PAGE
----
How Do I Determine My INCO Term?

You’re importing product for your business. One of the most important decisions you’ll make is what INCO term you use for your shipment. INCO terms are trade terms published by the International Chamber of Commerce (ICC) that are commonly used in international trade contracts. These 3-letter terms are important because they define the tasks, costs, and risks associated with the transportation and delivery of goods. INCO terms create a common ground for international trading partners to establish who pays for what.

Choosing the wrong INCO term can result in costly delays with customs, ugly disputes with international trading partners, expensive warehousing fees, lost inventory, missed deliveries, loss of payment and worst of all unsatisfied customers. Therefore, it’s important to be informed and make the best choice for your particular shipment.

Here are some of the most common terms broken down into simple explanations:

EXW - Ex Works (named place of delivery)

This term puts maximum obligation on the buyer and minimum obligations on the seller. Under this term the seller is only responsible for making the goods available for pickup at their location. This is a term often used for quoting purposes before any shipping terms have been worked out.

CFR - Cost and Freight (named port of destination)

This term splits obligations between the buyer & the seller. The seller is responsible for getting the goods to the port of destination. This includes export customs declaration, carriage to the origin port, loading the vessel and carriage to the destination port. Insurance (if required) and everything else is the responsibility of the buyer.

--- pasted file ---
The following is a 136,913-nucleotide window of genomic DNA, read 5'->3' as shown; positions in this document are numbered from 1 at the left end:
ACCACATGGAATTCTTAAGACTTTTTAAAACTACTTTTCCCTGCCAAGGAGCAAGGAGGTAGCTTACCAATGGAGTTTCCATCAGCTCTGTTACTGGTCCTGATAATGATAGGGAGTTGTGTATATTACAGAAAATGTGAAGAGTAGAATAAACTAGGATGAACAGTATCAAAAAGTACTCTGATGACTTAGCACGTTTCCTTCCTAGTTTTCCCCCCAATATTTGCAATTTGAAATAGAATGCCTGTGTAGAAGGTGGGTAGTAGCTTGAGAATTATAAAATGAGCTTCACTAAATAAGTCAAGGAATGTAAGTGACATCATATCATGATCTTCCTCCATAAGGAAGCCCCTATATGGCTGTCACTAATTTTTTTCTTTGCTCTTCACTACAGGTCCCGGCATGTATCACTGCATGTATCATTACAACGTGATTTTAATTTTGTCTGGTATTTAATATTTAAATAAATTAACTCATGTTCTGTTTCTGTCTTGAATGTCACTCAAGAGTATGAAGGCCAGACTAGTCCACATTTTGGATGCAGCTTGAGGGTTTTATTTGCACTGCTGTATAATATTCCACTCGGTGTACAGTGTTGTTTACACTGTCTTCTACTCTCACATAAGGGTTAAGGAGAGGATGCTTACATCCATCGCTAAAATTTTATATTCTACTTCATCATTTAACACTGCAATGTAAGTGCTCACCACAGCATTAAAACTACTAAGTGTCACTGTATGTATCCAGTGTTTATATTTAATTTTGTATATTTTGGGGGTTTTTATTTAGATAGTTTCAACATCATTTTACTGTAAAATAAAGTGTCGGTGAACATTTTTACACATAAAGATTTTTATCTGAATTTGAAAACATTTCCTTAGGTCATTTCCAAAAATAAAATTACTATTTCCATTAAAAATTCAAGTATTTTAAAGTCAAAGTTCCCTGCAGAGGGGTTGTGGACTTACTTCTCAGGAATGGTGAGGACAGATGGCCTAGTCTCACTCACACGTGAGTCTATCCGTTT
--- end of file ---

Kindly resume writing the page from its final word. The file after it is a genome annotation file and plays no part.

CIF -  Cost, Insurance & Freight (named port of destination)

This is the same as CFR but transfers the obligation of insurance from buyer to seller.

DAT - Delivered At Terminal (named terminal at port or place of destination)

This term takes CIF one step further. Seller is responsible for unloading in port of import. In this case “terminal” can be a Port, Airport, or inland freight interchange (rail facility) -- basically, any facility that can accept the freight counts. On a DAT shipment, the responsibility of insurance can fall on either the buyer or the seller.

DAP - Delivered At Place (named place of destination)

DAP terms require the seller to be responsible for the shipment up to the point of unloading at the buyer’s facility -- basically everything up to the buyer’s door. The buyer would only be responsible for import customs clearance, duties & taxes.

DDP - Delivered Duty Paid (named place of destination)

This term puts maximum obligation on the seller (including import customs clearance, duties & taxes) and minimum obligation on the buyer. The buyer just needs to accept and unload the shipment at his/her named facility.

Hopefully this helps to clarify INCO terms for your next international transaction. If you have any further questions about this or any other freight related subject, please feel free to get in touch directly, or submit a comment below.

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